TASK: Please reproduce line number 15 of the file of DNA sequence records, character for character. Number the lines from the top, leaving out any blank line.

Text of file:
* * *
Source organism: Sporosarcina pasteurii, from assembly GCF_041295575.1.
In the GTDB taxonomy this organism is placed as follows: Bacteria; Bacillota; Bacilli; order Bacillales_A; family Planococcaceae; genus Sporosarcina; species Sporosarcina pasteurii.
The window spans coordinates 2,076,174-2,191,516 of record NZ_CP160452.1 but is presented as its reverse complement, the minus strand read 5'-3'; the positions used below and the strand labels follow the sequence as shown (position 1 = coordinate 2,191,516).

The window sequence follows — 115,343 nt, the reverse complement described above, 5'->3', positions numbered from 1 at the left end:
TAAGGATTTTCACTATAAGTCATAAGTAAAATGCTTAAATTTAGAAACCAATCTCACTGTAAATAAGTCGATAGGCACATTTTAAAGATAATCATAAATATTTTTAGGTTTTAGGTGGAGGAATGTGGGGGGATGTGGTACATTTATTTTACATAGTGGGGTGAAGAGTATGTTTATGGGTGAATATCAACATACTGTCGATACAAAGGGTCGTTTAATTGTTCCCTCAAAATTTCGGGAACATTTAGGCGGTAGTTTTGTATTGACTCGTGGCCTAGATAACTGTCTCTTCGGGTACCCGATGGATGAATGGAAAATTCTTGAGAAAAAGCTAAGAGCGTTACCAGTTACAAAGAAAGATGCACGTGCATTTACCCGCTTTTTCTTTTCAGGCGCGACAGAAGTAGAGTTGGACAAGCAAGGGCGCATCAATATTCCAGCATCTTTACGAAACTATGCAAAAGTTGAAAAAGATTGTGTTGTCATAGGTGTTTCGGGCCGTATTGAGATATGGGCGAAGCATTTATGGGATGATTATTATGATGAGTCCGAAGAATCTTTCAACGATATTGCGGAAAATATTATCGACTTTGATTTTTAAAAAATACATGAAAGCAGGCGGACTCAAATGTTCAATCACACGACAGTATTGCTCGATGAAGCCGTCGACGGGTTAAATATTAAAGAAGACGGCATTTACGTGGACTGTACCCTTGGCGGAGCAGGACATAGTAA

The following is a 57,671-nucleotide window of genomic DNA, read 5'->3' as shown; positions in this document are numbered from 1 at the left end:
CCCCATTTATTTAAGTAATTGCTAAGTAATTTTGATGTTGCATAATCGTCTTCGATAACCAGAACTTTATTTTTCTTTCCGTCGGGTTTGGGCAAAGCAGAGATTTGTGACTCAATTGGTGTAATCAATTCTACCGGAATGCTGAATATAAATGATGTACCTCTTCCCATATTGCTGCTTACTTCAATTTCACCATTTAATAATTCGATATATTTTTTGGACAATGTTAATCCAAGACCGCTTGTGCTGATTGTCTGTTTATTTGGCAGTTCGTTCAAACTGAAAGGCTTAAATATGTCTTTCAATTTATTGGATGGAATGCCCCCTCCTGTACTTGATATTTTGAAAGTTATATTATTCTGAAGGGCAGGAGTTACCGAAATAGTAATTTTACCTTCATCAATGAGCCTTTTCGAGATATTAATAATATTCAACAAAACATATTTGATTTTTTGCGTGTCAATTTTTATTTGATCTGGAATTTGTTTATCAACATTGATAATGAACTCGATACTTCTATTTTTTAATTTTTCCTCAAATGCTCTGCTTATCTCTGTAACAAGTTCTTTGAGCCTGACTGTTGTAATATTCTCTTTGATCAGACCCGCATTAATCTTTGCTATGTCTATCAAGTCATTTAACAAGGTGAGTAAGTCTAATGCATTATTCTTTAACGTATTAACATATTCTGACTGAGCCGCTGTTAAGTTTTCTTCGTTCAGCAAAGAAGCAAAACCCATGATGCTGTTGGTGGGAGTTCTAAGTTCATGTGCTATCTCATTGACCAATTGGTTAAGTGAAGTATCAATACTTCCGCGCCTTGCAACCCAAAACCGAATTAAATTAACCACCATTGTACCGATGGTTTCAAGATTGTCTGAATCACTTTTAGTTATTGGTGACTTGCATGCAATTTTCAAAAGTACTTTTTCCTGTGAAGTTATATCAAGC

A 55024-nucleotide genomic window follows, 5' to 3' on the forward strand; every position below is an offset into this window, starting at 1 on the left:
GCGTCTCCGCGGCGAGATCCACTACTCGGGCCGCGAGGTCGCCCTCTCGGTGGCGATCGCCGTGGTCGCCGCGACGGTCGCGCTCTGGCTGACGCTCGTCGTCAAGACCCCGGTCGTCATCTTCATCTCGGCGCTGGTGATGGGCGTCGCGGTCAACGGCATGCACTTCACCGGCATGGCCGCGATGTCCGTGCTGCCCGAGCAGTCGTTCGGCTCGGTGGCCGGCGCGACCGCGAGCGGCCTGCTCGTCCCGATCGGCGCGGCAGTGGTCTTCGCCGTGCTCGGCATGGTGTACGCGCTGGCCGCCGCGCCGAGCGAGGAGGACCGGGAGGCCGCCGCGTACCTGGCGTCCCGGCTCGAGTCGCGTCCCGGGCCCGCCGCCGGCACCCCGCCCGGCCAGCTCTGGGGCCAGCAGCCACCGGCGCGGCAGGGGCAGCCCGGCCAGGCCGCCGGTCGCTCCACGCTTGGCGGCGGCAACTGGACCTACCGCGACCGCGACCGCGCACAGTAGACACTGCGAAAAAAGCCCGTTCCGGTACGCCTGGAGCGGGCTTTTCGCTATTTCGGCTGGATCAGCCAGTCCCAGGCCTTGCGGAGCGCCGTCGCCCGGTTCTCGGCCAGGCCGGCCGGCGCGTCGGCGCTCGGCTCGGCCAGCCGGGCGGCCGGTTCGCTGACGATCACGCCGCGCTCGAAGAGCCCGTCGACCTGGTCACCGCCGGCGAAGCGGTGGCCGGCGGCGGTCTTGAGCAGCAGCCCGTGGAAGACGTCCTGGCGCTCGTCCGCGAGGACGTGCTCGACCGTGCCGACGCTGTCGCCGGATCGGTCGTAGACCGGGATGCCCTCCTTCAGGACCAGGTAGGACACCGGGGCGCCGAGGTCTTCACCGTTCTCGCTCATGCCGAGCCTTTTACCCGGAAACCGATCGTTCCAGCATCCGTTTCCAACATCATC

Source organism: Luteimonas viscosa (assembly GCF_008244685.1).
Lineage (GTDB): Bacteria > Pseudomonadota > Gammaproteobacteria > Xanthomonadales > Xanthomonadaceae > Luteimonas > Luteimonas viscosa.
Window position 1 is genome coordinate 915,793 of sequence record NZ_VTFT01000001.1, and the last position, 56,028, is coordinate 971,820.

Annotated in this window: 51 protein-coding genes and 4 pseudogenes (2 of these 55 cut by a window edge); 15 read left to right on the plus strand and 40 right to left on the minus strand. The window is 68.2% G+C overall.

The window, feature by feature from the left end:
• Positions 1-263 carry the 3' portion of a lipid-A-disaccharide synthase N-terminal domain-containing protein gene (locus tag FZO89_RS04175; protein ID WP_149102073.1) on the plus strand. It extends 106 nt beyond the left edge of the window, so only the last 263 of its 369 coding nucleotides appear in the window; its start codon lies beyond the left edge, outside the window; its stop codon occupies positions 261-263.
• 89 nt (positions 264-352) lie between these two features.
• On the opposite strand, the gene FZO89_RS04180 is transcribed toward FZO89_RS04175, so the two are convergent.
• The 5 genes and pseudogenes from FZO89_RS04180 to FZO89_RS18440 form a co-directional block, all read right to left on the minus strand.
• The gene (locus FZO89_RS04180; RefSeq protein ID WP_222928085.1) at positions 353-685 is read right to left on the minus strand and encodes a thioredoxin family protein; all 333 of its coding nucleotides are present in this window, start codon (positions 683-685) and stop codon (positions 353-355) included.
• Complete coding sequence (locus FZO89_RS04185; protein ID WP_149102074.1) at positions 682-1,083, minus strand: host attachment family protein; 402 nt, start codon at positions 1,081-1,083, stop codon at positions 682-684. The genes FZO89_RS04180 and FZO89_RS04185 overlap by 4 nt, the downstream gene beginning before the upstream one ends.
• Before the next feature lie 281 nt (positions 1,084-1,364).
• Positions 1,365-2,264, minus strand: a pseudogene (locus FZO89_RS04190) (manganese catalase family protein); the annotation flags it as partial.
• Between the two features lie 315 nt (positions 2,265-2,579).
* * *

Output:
• Positions 1-263 carry the 3' portion of a lipid-A-disaccharide synthase N-terminal domain-containing protein gene (locus tag FZO89_RS04175; protein ID WP_149102073.1) on the plus strand. It extends 106 nt beyond the left edge of the window, so only the last 263 of its 369 coding nucleotides appear in the window; its start codon lies beyond the left edge, outside the window; its stop codon occupies positions 261-263.